“Norway is ready to negotiate” with the UK in relation to a fisheries agreement says the Norwegian Trade Minister.
In a press release Iselin Nybø said “The UK is one of our most important trading partners, and only last year we exported goods and services worth around NOK 219 billion. We will do everything we can to get a free trade agreement in place by the end of the year. But an agreement will not be able to replace the EEA agreement, and Norwegian business will face increased barriers to trade from 2021.”
Minister of Fisheries and Seafood, Geir-Inge Sivertsen sees the UK as an important trade partner especially in the seafood sector and said “In the negotiations, market access and veterinary barriers in particular will be important for seafood trade.
“If the EU and the UK agree on regulatory cooperation that is important for trade in goods and services, Norway will try to enter into similar solutions with the UK. How extensive a new agreement can be must be seen in the context of the very short time we have to negotiate a new agreement, and that Norway in some areas depends on solutions between the EU and the UK.”
Norway recognises the significance of the UK becoming an Independent Coastal State and in the area of fisheries, the aim is to establish a new agreement that includes the UK as such.
“There are issues of mutual access to each other’s waters, setting quotas, switching quotas, control measures and joint management between Norway, the United Kingdom and the EU for the common stocks in the North Sea. In addition, the UK must be included in the coastal state negotiations on Norwegian spring spawning herring, hake and mackerel. For a long time, we have had a good bilateral dialogue with both the EU and the UK on these issues.” continued the Minister of Fisheries and Seafood.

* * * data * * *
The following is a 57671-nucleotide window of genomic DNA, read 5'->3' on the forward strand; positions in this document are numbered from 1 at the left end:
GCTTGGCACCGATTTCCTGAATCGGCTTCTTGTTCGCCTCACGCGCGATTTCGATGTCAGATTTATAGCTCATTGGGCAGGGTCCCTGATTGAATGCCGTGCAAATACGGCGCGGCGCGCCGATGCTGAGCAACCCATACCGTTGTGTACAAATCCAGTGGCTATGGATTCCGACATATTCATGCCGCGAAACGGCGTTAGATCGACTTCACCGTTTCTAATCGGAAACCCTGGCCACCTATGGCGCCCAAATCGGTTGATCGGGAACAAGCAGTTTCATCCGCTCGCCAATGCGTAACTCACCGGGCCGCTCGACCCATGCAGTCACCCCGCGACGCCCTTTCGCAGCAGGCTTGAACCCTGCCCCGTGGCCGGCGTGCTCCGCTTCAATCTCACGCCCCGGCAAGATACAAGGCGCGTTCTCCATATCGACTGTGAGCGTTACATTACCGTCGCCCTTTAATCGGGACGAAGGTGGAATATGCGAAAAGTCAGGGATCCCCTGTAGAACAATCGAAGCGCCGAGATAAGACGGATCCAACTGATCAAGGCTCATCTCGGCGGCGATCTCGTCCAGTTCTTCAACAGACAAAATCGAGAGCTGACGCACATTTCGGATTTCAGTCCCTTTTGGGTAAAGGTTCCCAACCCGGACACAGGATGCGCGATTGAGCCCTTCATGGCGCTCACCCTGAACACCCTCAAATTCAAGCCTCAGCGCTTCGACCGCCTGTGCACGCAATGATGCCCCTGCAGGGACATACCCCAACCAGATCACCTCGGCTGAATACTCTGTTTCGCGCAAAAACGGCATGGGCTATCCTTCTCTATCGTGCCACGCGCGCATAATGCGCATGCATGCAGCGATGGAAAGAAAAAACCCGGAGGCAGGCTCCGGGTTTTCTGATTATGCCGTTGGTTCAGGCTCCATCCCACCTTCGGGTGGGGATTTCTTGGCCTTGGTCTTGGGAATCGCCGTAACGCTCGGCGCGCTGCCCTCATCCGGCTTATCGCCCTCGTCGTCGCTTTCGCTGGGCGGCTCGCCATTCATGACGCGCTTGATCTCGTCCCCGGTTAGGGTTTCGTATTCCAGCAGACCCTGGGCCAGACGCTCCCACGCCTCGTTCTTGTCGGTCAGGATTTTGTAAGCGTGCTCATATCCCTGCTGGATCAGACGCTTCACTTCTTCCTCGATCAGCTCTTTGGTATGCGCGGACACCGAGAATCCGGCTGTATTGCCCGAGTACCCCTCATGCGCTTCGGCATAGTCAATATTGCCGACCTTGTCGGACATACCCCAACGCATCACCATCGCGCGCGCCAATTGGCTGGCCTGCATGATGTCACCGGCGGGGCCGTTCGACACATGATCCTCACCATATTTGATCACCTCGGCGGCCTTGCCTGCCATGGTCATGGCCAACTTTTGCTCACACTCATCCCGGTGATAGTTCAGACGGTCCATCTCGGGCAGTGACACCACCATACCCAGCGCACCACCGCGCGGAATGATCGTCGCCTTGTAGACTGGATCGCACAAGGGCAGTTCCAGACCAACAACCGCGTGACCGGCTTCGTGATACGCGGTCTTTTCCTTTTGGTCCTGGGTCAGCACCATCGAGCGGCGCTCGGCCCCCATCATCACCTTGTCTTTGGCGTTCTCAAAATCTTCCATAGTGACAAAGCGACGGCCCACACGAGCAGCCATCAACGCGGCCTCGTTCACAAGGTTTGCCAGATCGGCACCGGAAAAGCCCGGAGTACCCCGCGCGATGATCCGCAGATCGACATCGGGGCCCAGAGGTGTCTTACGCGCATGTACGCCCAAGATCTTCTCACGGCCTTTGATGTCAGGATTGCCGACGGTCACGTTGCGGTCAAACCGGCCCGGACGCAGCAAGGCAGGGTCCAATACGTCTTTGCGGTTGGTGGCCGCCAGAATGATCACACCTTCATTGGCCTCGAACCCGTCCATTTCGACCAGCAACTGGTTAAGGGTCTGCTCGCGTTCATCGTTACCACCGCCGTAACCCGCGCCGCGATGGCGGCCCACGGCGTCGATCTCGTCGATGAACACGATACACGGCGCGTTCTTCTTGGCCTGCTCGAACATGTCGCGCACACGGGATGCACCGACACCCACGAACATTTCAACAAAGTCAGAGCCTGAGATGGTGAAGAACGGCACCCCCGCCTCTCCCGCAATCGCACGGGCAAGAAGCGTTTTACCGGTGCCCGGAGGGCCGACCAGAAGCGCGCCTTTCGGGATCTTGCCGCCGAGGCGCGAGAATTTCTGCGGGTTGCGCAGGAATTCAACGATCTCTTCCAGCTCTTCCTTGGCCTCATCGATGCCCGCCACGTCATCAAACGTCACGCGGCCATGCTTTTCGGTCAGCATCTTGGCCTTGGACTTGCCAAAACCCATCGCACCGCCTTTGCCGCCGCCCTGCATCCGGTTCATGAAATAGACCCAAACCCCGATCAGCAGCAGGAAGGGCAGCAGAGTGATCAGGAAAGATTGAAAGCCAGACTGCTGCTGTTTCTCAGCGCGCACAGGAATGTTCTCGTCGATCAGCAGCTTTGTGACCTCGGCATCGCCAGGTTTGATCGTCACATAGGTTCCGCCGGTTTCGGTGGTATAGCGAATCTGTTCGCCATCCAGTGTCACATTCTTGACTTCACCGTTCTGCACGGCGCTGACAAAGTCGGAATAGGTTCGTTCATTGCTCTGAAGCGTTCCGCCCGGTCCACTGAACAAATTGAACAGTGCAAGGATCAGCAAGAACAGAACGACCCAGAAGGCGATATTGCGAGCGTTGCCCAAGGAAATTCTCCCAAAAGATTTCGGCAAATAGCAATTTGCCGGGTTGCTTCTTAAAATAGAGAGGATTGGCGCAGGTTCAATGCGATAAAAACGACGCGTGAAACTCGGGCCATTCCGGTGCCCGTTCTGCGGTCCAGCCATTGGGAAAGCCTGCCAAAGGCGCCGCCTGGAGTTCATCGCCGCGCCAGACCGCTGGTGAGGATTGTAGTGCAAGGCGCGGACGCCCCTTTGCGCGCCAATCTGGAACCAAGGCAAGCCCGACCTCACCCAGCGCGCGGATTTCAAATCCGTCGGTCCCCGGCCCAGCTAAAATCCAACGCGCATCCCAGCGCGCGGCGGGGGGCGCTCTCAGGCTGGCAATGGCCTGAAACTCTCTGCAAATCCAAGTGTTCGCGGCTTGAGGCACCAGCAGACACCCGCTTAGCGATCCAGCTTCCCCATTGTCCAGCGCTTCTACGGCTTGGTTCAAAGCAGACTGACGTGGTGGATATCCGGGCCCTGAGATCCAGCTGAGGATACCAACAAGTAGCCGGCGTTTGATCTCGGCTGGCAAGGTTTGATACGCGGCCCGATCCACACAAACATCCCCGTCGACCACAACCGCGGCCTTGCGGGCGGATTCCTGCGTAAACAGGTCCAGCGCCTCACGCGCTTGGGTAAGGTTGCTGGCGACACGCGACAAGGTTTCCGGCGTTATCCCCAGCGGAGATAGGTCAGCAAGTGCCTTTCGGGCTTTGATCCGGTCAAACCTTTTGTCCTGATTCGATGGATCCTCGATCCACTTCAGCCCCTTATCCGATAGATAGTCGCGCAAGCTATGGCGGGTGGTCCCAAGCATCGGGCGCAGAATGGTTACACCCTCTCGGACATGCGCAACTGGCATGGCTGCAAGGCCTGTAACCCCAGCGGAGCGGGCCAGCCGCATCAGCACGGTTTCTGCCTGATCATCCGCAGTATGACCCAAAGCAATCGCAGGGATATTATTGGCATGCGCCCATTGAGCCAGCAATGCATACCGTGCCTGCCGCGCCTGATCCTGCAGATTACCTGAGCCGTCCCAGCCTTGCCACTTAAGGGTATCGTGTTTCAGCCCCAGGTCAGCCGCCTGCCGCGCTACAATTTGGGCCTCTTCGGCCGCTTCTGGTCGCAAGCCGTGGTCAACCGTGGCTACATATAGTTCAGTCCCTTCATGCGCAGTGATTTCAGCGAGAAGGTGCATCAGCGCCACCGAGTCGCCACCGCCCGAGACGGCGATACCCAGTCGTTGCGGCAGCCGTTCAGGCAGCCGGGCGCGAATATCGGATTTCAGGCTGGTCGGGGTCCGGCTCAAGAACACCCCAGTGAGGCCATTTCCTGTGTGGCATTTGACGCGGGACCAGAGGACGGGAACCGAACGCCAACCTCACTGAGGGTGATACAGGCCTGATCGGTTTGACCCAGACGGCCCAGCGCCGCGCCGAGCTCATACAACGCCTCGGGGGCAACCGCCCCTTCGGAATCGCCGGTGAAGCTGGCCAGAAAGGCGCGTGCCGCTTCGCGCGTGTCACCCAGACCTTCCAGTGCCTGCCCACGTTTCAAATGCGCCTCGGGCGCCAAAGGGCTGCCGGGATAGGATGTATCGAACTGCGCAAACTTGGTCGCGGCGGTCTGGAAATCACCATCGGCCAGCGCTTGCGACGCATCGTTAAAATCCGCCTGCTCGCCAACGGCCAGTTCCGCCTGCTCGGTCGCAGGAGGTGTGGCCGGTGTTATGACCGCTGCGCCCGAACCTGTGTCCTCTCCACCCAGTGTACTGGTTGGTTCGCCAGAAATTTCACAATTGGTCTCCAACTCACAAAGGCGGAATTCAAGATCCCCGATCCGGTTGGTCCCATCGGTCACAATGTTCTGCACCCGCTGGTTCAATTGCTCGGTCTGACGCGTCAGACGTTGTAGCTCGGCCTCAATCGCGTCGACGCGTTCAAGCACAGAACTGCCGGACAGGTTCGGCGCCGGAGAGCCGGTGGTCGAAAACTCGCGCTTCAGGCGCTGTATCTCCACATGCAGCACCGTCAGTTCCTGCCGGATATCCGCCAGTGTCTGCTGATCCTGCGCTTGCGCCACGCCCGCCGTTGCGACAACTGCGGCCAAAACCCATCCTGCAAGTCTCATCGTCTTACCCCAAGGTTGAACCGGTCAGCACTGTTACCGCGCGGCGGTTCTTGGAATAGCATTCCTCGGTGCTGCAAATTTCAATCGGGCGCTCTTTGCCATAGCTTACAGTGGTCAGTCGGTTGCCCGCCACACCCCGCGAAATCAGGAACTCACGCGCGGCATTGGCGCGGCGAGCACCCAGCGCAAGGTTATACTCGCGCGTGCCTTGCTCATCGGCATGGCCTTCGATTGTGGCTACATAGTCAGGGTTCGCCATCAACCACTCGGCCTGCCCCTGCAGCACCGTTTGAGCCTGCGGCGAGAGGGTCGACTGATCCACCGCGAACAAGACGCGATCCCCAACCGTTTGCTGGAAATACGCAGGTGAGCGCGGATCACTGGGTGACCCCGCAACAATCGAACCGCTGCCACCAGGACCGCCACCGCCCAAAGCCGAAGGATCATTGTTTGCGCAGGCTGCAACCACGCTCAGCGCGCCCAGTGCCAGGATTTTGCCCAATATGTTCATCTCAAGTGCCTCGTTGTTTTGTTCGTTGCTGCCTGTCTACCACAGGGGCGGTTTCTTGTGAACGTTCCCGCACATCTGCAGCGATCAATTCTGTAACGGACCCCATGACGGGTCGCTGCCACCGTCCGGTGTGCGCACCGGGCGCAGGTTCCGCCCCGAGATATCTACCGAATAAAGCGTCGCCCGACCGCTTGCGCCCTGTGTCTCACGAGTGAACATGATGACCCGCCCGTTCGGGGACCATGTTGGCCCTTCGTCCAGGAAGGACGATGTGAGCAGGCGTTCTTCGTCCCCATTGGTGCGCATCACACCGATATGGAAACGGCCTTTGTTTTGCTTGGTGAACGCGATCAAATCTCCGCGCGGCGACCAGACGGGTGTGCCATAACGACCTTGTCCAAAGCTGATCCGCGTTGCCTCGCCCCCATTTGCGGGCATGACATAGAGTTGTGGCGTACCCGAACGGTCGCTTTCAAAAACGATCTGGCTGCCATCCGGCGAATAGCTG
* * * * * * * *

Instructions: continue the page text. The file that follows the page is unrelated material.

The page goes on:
The Minister concluded by saying “Agreements concluded in the fisheries management area with Norway for 2020 will not be affected by Britain’s exit from the EU. Now we want to strengthen the management of common stocks as we now move from two to three coastal states in the North Sea. I will give priority to dialogue with the UK and the EU in the future, to ensure a good process in the process of negotiating new agreements. The Norwegian fisheries industry is concerned with questions about future exchange and access regimes, and I will focus on this in the future.”